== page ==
The Grant, Wisconsin Ansteys

by Gary. M. Ansteychief researcher of the Anstey story project.

Overview of the Grant, Wisconsin Ansteys

The patriarch of the Grant, Wisconsin Ansteys of America is James Griffiths Anstey (b 1829) of the Stoke Gifford Ansteys, hence they are part of the South Gloucestershire Anstey pedigree.

It is possible that this sub-branch is now Anstey-extinct, though we seek confirmation of that and research is ongoing.

James Griffiths Anstey (b 1829 Thornbury)

James Griffiths Anstey was born on 21 May 1829 and baptised on 4 November 1829 in Kington, Thornbury to parents Thomas Anstey (‘father of thirteen’) and Catherine Williams. He was the 8th child of 13 and his life is detailed in ANSTEY: The Stoke Gifford Branch, the fourth book co-authored by Gary and Tom. He married Elizabeth Reese in 1863 in Merthyr Tydfil, Glamorgan and they had children in first Newport, Wales and then Grant County, Wisconin:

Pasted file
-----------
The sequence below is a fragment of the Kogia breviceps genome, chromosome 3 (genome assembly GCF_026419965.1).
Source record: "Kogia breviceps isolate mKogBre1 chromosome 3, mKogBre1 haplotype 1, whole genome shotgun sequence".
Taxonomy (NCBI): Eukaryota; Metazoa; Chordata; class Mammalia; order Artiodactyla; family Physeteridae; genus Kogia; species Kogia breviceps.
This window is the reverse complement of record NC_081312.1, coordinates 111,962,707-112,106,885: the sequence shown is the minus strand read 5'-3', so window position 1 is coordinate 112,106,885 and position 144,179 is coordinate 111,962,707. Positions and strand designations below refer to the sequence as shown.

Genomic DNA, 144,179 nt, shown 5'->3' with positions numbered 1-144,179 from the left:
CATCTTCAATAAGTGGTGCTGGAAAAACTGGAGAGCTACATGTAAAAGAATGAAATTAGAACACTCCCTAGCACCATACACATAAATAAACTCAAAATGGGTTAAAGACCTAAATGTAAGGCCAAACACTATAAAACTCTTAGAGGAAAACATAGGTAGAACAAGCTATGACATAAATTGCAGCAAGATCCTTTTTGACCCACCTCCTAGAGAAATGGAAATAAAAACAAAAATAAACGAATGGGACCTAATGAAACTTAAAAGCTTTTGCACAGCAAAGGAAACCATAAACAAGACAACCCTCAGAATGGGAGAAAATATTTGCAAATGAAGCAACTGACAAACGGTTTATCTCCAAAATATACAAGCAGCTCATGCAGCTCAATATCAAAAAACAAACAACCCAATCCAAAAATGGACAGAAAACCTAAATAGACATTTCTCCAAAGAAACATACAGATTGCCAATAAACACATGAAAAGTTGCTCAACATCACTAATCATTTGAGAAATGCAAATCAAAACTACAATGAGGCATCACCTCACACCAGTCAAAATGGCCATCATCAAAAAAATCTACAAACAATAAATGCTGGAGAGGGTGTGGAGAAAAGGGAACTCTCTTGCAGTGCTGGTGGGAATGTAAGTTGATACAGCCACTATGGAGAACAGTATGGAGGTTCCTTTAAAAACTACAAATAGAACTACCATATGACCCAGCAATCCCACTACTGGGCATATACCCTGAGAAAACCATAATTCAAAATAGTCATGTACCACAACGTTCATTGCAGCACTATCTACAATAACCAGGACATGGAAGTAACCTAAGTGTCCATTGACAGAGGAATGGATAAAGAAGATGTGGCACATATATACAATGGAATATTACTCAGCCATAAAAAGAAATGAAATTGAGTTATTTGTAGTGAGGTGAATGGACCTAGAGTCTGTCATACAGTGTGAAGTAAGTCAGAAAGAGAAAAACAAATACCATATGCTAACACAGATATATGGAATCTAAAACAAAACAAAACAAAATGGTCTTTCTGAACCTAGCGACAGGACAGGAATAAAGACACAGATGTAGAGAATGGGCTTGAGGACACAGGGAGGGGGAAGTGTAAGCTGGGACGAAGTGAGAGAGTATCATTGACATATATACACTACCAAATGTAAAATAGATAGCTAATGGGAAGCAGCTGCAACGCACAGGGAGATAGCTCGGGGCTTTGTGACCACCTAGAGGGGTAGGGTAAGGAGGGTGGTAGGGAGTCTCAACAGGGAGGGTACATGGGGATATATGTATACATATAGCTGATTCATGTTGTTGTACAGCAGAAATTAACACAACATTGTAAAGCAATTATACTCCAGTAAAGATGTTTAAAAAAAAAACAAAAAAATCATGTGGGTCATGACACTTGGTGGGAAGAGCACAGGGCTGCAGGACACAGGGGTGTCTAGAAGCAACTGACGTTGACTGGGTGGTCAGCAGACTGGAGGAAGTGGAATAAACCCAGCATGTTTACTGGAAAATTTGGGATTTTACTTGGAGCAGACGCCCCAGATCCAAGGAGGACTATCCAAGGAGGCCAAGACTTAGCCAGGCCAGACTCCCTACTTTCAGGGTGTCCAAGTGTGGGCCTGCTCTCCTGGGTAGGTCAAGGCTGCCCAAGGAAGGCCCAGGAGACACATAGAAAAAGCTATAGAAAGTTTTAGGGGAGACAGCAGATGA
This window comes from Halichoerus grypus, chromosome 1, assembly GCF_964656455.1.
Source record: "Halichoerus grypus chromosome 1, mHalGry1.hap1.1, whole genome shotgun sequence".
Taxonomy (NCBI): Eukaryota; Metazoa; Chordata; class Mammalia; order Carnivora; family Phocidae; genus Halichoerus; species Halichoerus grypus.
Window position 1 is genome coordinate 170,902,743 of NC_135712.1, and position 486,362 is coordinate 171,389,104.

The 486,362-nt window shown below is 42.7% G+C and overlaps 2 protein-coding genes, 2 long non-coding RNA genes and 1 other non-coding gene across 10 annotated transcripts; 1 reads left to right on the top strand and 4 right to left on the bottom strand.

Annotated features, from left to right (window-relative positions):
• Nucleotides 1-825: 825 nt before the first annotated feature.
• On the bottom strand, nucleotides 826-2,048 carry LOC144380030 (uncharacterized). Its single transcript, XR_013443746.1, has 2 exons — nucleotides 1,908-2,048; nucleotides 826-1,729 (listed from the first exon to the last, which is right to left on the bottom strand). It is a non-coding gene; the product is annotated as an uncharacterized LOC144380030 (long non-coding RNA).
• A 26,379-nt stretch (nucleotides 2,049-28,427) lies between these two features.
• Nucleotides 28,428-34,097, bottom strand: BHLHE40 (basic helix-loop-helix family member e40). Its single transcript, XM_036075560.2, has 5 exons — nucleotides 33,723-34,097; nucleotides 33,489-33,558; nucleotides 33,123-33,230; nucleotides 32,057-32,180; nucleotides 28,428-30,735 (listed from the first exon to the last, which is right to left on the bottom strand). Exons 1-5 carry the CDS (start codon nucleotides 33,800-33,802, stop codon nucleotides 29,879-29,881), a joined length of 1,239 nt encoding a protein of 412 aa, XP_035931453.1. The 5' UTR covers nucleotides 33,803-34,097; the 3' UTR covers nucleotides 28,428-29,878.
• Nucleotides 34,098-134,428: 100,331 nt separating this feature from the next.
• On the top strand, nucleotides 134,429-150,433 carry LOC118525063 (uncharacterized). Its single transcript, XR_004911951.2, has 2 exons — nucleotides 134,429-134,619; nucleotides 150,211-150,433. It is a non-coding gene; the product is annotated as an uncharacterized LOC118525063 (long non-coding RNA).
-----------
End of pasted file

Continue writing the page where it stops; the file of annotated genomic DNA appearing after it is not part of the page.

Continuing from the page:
• Emily Alexandra Anstey (b 1865 in Newport, known as Emma, was living with her sister Eva and her family in Paris, Grant County, Wisconsin in 1900, and with her brother John Charles and his children in the 1910 American Census after his wife died in 1910. The ‘Fennimore Times‘ on 1 March 1922 reported “PATCH GROVE Emily Anstey , who made her home part pf her time with her sister, Mrs. Walter Taylor, died Saturday forenoon, as a result of pneumonia. She was 56 years of age, a daughter of Mr. and Mrs. Jas. Anstey, deceased, who about 50 years ago came from England and located on a farm in Little Grant and later moved onto a farm near Beetown. Emily was then 5 years of age. Funeral services were held at Bloomington and Burial in the Dodge cemetery beside her parents and two brothers, George and Henry” – she was buried in Dodge Cemetery, Beetown, Grant County);
  • Evaline Augusta Julia Anstey (b 1868 in Newport, known as Eva, married Walter George [Will] Taylor on 25 December 1889 at Bloomington Parsonage in Grant. She was living in Patch Grove, Grant County, Wisconsin in 1900, and Paris, Grant County in 1905. Evaline died in 1947 at her farm in Patch Grove, Bloomington, Madison, Wisconsin and is buried in Dodge Cemetery, Beetown);